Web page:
Movie Review: ‘The Purge’
June 12, 2013
It’s 2022, a few years after “The New Founding Fathers” declared an annual purge to reshaped our society. The name implies the story’s implausible premise, one where hard-working taxpayers take advantage of a 12-hour period during which nearly all crime is legal — including murder.
One would imagine well-armed thugs making use of such a holiday to oust the wealthy from their homes, rob banks, or take over profitable businesses. Here we concentrate on the well-heeled who have armed themselves to the teeth and turned their homes into fortresses. The wealthy who feel so inclined to go “hunting” in order to “purge” society of criminals and ne’er do wells. This strategy has cut unemployment to one percent, and non-purge crime to almost zero.
Ethan Hawke and Lena Headey portray James and Mary Sandin, a nouveau riche couple living in a gated community. James Sandin made his fortune selling high-end security systems, including to all the residents within his gated community. His success enabled the Sandins to add a new wing to their McMansion.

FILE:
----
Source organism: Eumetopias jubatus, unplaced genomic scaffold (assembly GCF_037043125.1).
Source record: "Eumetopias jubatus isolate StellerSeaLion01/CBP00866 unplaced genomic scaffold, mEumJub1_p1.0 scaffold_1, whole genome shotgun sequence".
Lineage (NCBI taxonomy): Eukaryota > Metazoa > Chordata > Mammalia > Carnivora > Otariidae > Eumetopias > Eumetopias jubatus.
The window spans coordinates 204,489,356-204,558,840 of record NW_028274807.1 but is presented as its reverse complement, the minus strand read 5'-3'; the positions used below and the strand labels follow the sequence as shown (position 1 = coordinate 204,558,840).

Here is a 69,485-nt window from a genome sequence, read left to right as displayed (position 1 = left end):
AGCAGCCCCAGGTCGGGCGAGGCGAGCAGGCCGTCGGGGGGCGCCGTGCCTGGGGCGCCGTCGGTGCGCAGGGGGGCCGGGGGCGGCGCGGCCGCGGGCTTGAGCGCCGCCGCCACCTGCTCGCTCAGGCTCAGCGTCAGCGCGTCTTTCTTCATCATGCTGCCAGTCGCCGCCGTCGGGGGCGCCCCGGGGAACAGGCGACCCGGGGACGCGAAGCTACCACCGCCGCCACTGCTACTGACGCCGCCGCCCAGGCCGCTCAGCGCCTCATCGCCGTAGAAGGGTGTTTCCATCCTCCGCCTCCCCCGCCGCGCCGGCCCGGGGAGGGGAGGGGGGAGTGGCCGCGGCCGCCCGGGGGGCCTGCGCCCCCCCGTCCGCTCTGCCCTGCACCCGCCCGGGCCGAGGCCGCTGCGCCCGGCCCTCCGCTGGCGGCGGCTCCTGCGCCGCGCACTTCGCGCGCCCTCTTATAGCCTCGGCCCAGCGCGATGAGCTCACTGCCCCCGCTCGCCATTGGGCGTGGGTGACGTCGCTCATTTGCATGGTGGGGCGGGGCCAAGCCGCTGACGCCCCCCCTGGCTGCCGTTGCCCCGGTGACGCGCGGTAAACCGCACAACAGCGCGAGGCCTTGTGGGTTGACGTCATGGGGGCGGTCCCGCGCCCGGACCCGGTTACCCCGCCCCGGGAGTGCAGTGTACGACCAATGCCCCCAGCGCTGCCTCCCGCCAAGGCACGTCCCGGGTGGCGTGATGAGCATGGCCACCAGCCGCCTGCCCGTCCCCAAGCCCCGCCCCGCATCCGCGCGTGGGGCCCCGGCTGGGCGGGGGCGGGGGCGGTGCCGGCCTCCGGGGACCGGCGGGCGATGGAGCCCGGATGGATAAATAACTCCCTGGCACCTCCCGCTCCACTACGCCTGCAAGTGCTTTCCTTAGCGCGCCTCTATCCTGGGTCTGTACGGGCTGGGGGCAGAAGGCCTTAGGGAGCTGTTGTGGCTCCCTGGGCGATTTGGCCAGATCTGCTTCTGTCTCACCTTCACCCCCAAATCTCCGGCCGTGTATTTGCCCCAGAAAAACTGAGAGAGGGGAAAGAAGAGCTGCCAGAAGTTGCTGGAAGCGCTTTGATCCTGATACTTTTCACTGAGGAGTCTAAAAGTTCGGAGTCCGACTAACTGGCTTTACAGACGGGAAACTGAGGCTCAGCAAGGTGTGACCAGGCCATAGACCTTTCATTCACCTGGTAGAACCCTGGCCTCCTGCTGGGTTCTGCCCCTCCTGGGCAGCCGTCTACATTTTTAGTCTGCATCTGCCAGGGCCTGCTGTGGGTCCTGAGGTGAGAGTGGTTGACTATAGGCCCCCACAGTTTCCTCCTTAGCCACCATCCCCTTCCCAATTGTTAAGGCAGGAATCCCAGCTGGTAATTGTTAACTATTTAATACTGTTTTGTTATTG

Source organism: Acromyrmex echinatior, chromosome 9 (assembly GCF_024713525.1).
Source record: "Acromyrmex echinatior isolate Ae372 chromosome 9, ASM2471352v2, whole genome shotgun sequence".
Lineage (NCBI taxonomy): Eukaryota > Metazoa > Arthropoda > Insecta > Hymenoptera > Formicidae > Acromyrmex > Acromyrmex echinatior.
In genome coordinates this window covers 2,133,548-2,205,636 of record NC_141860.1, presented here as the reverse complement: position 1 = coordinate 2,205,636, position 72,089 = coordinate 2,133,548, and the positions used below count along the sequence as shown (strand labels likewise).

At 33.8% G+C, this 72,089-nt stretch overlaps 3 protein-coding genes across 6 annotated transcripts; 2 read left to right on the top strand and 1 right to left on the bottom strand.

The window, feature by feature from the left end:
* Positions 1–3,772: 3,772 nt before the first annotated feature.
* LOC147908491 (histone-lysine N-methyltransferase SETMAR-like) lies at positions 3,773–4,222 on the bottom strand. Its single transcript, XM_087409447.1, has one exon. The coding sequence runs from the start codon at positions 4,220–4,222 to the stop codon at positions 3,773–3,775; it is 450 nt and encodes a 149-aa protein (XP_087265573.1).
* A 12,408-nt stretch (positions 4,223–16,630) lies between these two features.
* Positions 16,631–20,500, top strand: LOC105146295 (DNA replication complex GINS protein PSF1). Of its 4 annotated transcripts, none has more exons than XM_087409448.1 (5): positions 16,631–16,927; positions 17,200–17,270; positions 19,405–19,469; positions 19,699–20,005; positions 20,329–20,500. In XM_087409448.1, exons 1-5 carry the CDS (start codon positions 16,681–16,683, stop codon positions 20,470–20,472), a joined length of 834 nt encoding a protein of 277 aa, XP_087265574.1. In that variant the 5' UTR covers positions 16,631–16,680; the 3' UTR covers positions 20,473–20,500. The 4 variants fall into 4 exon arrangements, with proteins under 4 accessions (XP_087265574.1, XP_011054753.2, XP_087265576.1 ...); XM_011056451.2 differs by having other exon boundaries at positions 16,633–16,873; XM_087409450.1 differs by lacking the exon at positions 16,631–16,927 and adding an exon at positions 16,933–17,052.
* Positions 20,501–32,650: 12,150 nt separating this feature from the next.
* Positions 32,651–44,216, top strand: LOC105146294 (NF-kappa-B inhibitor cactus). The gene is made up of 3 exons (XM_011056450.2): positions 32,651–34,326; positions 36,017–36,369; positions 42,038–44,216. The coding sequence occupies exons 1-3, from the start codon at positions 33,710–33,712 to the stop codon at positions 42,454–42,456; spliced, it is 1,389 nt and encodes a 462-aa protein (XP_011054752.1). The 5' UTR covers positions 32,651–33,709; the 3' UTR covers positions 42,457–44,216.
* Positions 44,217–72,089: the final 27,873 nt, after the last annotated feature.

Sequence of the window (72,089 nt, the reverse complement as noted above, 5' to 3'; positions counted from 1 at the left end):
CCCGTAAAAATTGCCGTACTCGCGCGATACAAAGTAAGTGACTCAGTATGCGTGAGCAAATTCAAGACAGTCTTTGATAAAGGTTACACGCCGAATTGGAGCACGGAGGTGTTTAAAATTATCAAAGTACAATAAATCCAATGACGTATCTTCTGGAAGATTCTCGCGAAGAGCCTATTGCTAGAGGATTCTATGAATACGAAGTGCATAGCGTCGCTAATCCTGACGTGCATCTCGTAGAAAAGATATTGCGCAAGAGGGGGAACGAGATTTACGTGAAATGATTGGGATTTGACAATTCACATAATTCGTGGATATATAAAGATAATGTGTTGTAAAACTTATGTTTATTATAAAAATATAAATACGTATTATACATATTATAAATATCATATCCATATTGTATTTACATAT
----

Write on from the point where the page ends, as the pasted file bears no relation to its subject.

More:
Mary Sandin, and her female neighbors, roam their homes and community wearing heels and tasteful dresses or pencil skirts, passing out cookies and phony smiles. Yes, the ‘50s are back or perhaps “The Stepford Wives.”
During the afternoon preceding the annual ritual, peaceable types wish their friends a “safe night” then hunker down behind their fortified walls, to watch the festivities unfold on TV. Oddly, though the inhabitants of Sandin’s gated community can afford to hire security, they rely on their pretty gates and security systems for protection. They soon learn it doesn’t take much to breach these defenses.
Things start to go wrong for the Sandins when pubescent son Charlie (Max Burkholder), a shy boy possessing surprising technical skills, rescues a bloodied black man (Edwin Hodge) he sees wandering and pleading for a place to hide. After Charlie lets the man in, we learn the Sandin daughter Zoey (Adelaide Kane), is harboring her boyfriend, a young man with an axe to grind.
All sorts of mayhem breaks loose, violence that reveals you can’t trust anyone. Though well-choregraphed and slick, the story engenders more questions than answers. Are pedophiles also free to pursue their proclivities? Where did all the philandering spouses and tyrannical bosses hide? And most importantly, are 7-11 and Walmart open in the event you run out of either milk or bullets?